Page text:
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  13. Chessie2

    Chessie2 Staff Article Team

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    OP: I'm probably unusual in my approach since I work radically different than is advised. So, guess what I'm saying is, take my opinions/thoughts with a hefty grain of salt because not every approach works for every writer.

    Once upon a time, I used beta readers and critique partners. As time went on and I grew more comfortable in my craft and finally was able to understand my voice, I stopped. This is going to sound ridiculous but I'm an artist, first of all. I've known many artists--from those who paint to those who create pottery and jewelry and everything else in between. NONE of them ask others for their opinion. One gal I know who has work in galleries just does her thing, doesn't ask anyone advise (although she studied at a professional college and devotes a lot of time to her craft). Over the years, I started to gain an understanding of what I was doing with my work, where I was taking it, what my voice sounded like, what sorts of themes I wrote about, and the direction I wanted for my work.

    What kind of writer am I? I asked. And although it took a long time I can finally say that I know the answer to that. It will evolve, of course. My craft will continue maturing and aging the same way I do.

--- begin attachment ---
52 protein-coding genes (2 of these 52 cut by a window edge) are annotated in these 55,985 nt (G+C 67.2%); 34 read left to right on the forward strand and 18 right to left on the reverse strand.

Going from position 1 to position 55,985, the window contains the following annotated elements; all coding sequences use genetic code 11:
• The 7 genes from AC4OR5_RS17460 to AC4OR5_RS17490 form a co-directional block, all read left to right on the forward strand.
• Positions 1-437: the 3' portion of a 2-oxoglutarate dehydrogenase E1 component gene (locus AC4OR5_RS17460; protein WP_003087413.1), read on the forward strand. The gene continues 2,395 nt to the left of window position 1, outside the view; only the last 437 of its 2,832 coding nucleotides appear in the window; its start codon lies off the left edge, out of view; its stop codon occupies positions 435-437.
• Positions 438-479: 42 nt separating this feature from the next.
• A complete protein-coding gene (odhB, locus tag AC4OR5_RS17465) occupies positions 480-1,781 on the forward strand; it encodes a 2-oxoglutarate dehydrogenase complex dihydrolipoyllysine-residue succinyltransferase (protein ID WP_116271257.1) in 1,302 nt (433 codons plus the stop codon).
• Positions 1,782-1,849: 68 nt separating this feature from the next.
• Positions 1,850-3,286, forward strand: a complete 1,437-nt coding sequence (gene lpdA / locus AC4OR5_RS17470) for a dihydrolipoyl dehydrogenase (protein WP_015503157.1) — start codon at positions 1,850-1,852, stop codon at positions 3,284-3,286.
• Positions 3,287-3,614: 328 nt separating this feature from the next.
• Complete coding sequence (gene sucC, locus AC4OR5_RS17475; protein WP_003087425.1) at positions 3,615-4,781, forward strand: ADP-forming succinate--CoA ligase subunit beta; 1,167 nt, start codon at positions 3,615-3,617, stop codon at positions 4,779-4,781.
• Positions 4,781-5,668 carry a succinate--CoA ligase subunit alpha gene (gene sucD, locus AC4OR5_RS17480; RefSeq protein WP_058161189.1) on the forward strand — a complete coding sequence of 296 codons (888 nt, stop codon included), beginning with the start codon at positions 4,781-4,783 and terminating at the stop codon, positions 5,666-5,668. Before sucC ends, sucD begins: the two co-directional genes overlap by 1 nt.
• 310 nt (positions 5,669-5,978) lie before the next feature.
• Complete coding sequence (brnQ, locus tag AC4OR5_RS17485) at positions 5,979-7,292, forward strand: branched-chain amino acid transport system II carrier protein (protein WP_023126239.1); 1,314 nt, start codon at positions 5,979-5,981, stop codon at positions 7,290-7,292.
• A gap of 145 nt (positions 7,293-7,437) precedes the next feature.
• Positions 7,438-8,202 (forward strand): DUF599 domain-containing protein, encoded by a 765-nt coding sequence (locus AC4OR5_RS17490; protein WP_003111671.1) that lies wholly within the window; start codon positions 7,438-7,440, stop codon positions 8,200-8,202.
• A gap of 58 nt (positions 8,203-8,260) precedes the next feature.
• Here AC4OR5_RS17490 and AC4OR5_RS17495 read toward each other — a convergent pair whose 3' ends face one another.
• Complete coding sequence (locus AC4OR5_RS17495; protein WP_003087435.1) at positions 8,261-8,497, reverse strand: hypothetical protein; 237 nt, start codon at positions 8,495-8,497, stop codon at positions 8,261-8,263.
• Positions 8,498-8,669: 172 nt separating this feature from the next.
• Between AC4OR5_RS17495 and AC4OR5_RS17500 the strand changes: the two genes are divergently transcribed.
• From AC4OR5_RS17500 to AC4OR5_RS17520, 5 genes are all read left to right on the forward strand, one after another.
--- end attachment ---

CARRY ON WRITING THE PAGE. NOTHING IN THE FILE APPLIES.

It finally came down to this: no one understands my work better than I do, and no one can connect with my work better than the readers INTENDED for that work.

    So I decided, screw it. I'm not going to use beta readers anymore. It used to be that I relied heavily upon other people's opinions and it confused me. I kept having to redo scenes and redo scenes and redo scenes. My stories were never good enough, something was always missing, and what worked for one reader didn't work for the other. Most of the authors I know rely on beta readers. I don't use them at all anymore. I stopped caring what people who didn't normally read my genre thought. A lot of authors I know have beta readers who read in their genre. I haven't gotten there yet and I'm not sure if I will. Why? Because every reader is different. Books are works of art, whether some people like to admit that or not. And art is subjective. The reviews on my books, which are spread out across multiple platforms because I'm wide, reflect this reality. There are readers who despise my work. There are others who love it. There are others in between. Because of this I didn't want to bother with betas anymore.

    Everyone is going to have a different opinion of your work. My whole thing now is to just write the story in my head, the one in my heart. My books are tropey and I read a lot in my genre, so I understand it well. I've been writing fiction for a long time and while I value the opinions of others once the books are published (yes, I read my reviews and try to learn from them) during the drafting process, I block everyone and everything else out. Me, and only me, are allowed to create that book. Just something for you to consider.
     
    Last edited: Aug 13, 2018
  14. FifthView

    FifthView Istari